Getting real about COVID-19 data with Amy Abernethy and Mark McClellan
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Responding to COVID-19 is forcing regulators, medical product developers and health systems to get real about real-world data and evidence as they reach for every available tool to learn about the disease and speed the development of effective interventions.
Amy Abernethy, FDA’s principal deputy commissioner and acting CIO, and Mark McClellan, director of the Duke-Margolis Center for Health Policy at Duke University, described in interviews for a pair of BioCentury This Week -- Special Report podcasts how the pandemic has accelerated progress on integrating real-world data and evidence into research and practice.
They also noted urgent needs to improve coordination of data acquisition and analysis in the coming weeks and months, and expressed the hope that advances made in extraordinary circumstances will persist when the world advances to a post-COVID-19 reality.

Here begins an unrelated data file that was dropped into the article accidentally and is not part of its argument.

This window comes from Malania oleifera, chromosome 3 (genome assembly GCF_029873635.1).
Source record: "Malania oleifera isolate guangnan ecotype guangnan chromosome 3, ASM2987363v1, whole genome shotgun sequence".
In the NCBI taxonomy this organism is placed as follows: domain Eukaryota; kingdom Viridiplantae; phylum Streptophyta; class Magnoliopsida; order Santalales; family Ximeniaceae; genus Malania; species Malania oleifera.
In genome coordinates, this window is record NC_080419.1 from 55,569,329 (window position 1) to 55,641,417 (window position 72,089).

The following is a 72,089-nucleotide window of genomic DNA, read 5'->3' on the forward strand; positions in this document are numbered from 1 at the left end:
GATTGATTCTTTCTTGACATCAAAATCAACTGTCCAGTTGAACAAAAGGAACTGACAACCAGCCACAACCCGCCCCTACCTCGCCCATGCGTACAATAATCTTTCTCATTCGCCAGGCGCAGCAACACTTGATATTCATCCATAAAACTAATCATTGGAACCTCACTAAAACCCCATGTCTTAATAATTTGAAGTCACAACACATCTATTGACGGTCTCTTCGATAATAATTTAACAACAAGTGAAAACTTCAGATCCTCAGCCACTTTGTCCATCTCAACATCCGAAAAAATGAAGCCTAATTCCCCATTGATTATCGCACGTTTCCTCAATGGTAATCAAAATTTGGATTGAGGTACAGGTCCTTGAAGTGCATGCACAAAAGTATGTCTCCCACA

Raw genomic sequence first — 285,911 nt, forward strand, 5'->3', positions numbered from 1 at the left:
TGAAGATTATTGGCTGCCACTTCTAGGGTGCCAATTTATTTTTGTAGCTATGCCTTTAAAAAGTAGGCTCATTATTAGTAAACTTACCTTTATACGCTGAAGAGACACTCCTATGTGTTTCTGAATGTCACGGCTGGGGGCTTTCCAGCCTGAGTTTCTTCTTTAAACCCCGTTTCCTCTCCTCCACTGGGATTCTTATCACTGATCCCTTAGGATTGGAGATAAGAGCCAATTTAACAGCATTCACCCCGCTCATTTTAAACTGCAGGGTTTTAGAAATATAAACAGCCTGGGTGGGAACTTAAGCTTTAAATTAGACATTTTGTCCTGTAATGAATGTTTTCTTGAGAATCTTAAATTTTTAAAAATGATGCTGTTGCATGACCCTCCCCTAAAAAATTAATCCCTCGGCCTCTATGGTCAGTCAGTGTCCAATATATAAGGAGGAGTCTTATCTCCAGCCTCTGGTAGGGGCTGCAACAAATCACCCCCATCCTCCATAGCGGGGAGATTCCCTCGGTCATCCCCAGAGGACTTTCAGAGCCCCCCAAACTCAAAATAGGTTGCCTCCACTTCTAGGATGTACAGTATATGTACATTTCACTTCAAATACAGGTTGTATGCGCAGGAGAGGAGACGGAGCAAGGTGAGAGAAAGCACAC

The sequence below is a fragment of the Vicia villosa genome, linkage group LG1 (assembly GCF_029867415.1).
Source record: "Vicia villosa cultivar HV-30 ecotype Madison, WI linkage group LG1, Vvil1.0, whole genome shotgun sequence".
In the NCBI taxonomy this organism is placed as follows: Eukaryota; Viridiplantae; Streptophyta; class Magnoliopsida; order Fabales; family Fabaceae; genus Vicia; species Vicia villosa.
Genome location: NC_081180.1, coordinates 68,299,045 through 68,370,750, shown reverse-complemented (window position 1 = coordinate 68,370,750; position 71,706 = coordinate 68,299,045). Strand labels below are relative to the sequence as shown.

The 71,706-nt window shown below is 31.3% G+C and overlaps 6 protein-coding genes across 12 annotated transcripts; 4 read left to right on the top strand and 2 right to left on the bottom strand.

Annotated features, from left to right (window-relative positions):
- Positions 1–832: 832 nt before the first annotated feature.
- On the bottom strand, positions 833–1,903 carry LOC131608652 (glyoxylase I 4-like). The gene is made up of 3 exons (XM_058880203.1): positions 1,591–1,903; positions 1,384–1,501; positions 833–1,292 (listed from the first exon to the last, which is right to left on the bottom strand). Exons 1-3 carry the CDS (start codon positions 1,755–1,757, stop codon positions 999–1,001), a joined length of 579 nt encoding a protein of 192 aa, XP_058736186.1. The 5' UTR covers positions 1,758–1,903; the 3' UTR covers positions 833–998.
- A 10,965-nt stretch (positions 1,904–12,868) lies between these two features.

COVID-19 is the “first major public health emergency of the era of truly, digital access to broad, real-world data and hopefully real-world evidence,” McClellan told BioCentury.
As with other areas, from the integration of telemedicine and remote monitoring into research and practice to intensifying collaborations among organizations that are hard-wired for competition, the pandemic response is accelerating progress toward the goal of a learning health system, Abernethy and McClellan said.